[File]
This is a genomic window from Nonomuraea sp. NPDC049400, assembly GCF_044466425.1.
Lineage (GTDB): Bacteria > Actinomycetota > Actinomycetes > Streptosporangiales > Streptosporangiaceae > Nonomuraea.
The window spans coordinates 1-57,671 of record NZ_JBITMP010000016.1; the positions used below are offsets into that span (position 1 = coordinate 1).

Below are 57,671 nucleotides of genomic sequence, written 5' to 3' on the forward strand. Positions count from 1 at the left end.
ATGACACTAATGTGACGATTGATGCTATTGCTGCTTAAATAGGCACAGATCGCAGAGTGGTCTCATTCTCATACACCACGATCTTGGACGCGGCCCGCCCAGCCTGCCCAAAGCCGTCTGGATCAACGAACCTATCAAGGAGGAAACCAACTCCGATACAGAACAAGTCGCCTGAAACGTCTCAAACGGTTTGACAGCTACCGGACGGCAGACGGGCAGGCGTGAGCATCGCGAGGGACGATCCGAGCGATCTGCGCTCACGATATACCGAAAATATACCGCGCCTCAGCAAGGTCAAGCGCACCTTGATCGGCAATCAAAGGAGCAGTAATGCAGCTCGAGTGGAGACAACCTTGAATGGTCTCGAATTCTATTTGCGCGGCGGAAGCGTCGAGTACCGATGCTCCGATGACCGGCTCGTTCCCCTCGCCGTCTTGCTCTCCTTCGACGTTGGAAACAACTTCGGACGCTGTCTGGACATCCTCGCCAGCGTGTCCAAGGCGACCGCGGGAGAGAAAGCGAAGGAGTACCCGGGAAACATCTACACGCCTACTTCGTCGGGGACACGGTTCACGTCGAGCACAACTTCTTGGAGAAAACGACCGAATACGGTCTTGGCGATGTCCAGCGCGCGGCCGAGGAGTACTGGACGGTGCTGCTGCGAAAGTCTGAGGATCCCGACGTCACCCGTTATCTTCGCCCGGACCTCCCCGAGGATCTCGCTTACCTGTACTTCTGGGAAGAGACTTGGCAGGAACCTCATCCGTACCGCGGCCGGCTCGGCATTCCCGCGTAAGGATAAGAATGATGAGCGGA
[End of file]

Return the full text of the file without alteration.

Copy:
This is a genomic window from Nonomuraea sp. NPDC049400, assembly GCF_044466425.1.
Lineage (GTDB): Bacteria > Actinomycetota > Actinomycetes > Streptosporangiales > Streptosporangiaceae > Nonomuraea.
The window spans coordinates 1-57,671 of record NZ_JBITMP010000016.1; the positions used below are offsets into that span (position 1 = coordinate 1).

Below are 57,671 nucleotides of genomic sequence, written 5' to 3' on the forward strand. Positions count from 1 at the left end.
ATGACACTAATGTGACGATTGATGCTATTGCTGCTTAAATAGGCACAGATCGCAGAGTGGTCTCATTCTCATACACCACGATCTTGGACGCGGCCCGCCCAGCCTGCCCAAAGCCGTCTGGATCAACGAACCTATCAAGGAGGAAACCAACTCCGATACAGAACAAGTCGCCTGAAACGTCTCAAACGGTTTGACAGCTACCGGACGGCAGACGGGCAGGCGTGAGCATCGCGAGGGACGATCCGAGCGATCTGCGCTCACGATATACCGAAAATATACCGCGCCTCAGCAAGGTCAAGCGCACCTTGATCGGCAATCAAAGGAGCAGTAATGCAGCTCGAGTGGAGACAACCTTGAATGGTCTCGAATTCTATTTGCGCGGCGGAAGCGTCGAGTACCGATGCTCCGATGACCGGCTCGTTCCCCTCGCCGTCTTGCTCTCCTTCGACGTTGGAAACAACTTCGGACGCTGTCTGGACATCCTCGCCAGCGTGTCCAAGGCGACCGCGGGAGAGAAAGCGAAGGAGTACCCGGGAAACATCTACACGCCTACTTCGTCGGGGACACGGTTCACGTCGAGCACAACTTCTTGGAGAAAACGACCGAATACGGTCTTGGCGATGTCCAGCGCGCGGCCGAGGAGTACTGGACGGTGCTGCTGCGAAAGTCTGAGGATCCCGACGTCACCCGTTATCTTCGCCCGGACCTCCCCGAGGATCTCGCTTACCTGTACTTCTGGGAAGAGACTTGGCAGGAACCTCATCCGTACCGCGGCCGGCTCGGCATTCCCGCGTAAGGATAAGAATGATGAGCGGA